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Curl up with a future classic

Public Services Librarian Rebecca Lazarenko shares her fave books of the year
2019-books
Hot winter reads. Rebecca Lazarenko / Thorold News

Come end of December, Top 10 and Best Ofs are all the rage. We get it. Everybody loves a (non-chore-related) list. But this year we’re taking a bit of a different spin and combining a mixed bag of standout titles from the last 12 months. No counting element involved - though you’re welcome to add your own (may we suggest by twos). 

ADULT FICTION: The Testaments by Margaret Atwood

The highly anticipated follow-up to 1985’s Handmaid’s Tale will likely be on All. The. Lists. this year. And for good reason. Not to say the Canadian icon was ever unpopular (perish the thought), but the recent resurgence prompted by the television remake and, well, life mirroring art, continues to make the prolific author all the more relevant with time (we told you this would happen).  Should we reiteratejust how big a fan we were well before said resurgence? Nope? Okay. Suffice it to say that ‘part two’ is well worth the wait.

PICTURE BOOK: Tiny T. Rex and the Impossible Hug by Jonathon Stutzman with illustrations by Jay Fleck

There was a lot of competition in this year’s picture book lineup. Llamas were big (what have we been telling you?), unicorns still going strong, and a number of lovely wellness titles were released, such as When Sadness is at Your Door by Eva Eland. But this tiny tale of a small-armed dinosaur desperate to comfort his companion was especially clever, cute, and subtly poignant in showing that sometimes you have to find a different way to reach your goals. Or not quite reach them, exactly. As in this case.  We were going for a whole arm length thing there. But now we’ve over-explained and ruined everything. 

GRAPHIC NOVEL: Pumpkinheads by Rainbow Rowell & Sarah Stern with illustrations by Faith Erin Hicks

Pumpkinheads is a really sweet and visually appealing tale about Deja and Josiah – seasonal best friends & 'patch pals' (yeah, those are both things). Each autumn in high school the two have come together to work at a local pumpkin patch. But this year will be different as both are going off to school next fall. Ah, the setting for so many Halloween-based conflicts (yeah, that’s also a thing). Like most Rowell reads, it's humorous, quirky, and impactful. One of the many graphic novel releases this year (see also: Guts by Raina Telgemeier) that once again reinstates the exceptional storytelling power of the genre.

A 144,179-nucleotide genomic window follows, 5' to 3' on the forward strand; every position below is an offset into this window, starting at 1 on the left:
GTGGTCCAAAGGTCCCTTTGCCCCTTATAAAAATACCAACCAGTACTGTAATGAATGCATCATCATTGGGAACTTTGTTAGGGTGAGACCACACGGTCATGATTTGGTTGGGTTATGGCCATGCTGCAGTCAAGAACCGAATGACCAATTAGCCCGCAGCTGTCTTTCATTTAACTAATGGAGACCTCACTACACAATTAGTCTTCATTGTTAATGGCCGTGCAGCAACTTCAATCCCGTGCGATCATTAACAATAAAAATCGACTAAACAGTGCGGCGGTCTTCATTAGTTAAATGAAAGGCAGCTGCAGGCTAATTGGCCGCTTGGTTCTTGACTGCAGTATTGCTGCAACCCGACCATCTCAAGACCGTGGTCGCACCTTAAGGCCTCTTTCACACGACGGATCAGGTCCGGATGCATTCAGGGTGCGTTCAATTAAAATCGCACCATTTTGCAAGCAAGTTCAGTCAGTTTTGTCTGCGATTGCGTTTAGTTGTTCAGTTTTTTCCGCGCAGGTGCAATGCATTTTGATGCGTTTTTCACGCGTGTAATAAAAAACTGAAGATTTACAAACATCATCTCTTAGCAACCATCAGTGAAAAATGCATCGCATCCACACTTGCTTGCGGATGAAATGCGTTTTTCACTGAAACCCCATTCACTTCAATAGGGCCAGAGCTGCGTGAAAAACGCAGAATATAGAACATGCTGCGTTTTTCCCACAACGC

JUVENILE: Diary of an Awesome Friendly Kid (Rowley Jefferson’s Journal) by Jeff Kinney

We all know Kinney’s wildly popular Diary of a Wimpy Kid series featuring the lovably mischievous Greg Heffley. And while some successful creators may attempt to spice things up by adding a new character, Kinney makes an even smarter move – expanding an old one. BFF Rowley is sweet where Greg is suspicious, oblivious where Greg is jealous, concerned where – okay, hold on. It sounds like we don’t actually like Greg here. On the contrary, he’s one of our favourite children’s characters of all time. As is Rowley. And rest assured, there is plenty of Greg in this cute little spin on the original. And in case you were wondering, yes, he is extremely annoyed at the diary copying. Classic Greg. 

YA FICTION: On the Come Up by Angie Thomas

Thomas’ 2017 release of The Hate U Give seemed a hard (impossible?) act to follow. We can’t remember the last time we witnessed such an impassioned response to a young adult novel – from much, much less young adults (i.e., people our age).  The story had a way of hitting all the right marks at just the right time in the way that the odds of the author producing another such impressive tale were understandably slim. But On the Come Up hits surprisingly close. Inspired by her father, 16-year-old Bri hopes to become one of the greatest rappers of all time (don’t we all?). But making it as a hip-hop artist is an understandably rocky road filled with eloquently expressed controversy and drama.

NONFICTION: Beyond the Trees: A Journey Alone Across Canada’s Arctic by Adam Shoalts

We had the pleasure of hosting a talk with Adam around two years ago (we just say Adam now – naturally we’ve designated ourselves pals after one brief meeting). Author of Alone Against the North and A History of Canada in Ten Maps, the 'professional adventurer' was elected a Fellow of the Royal Canadian Geographical Society in 2013 and completed a nearly 4,000-km solo journey across Canada's Arctic in 2017 (the subject of this book). Not only an entertaining speaker, Adam is also a vivid storyteller that will leave you feeling both awed and inspired. Even if all the more thankful to be sitting at home in your new reading socks.





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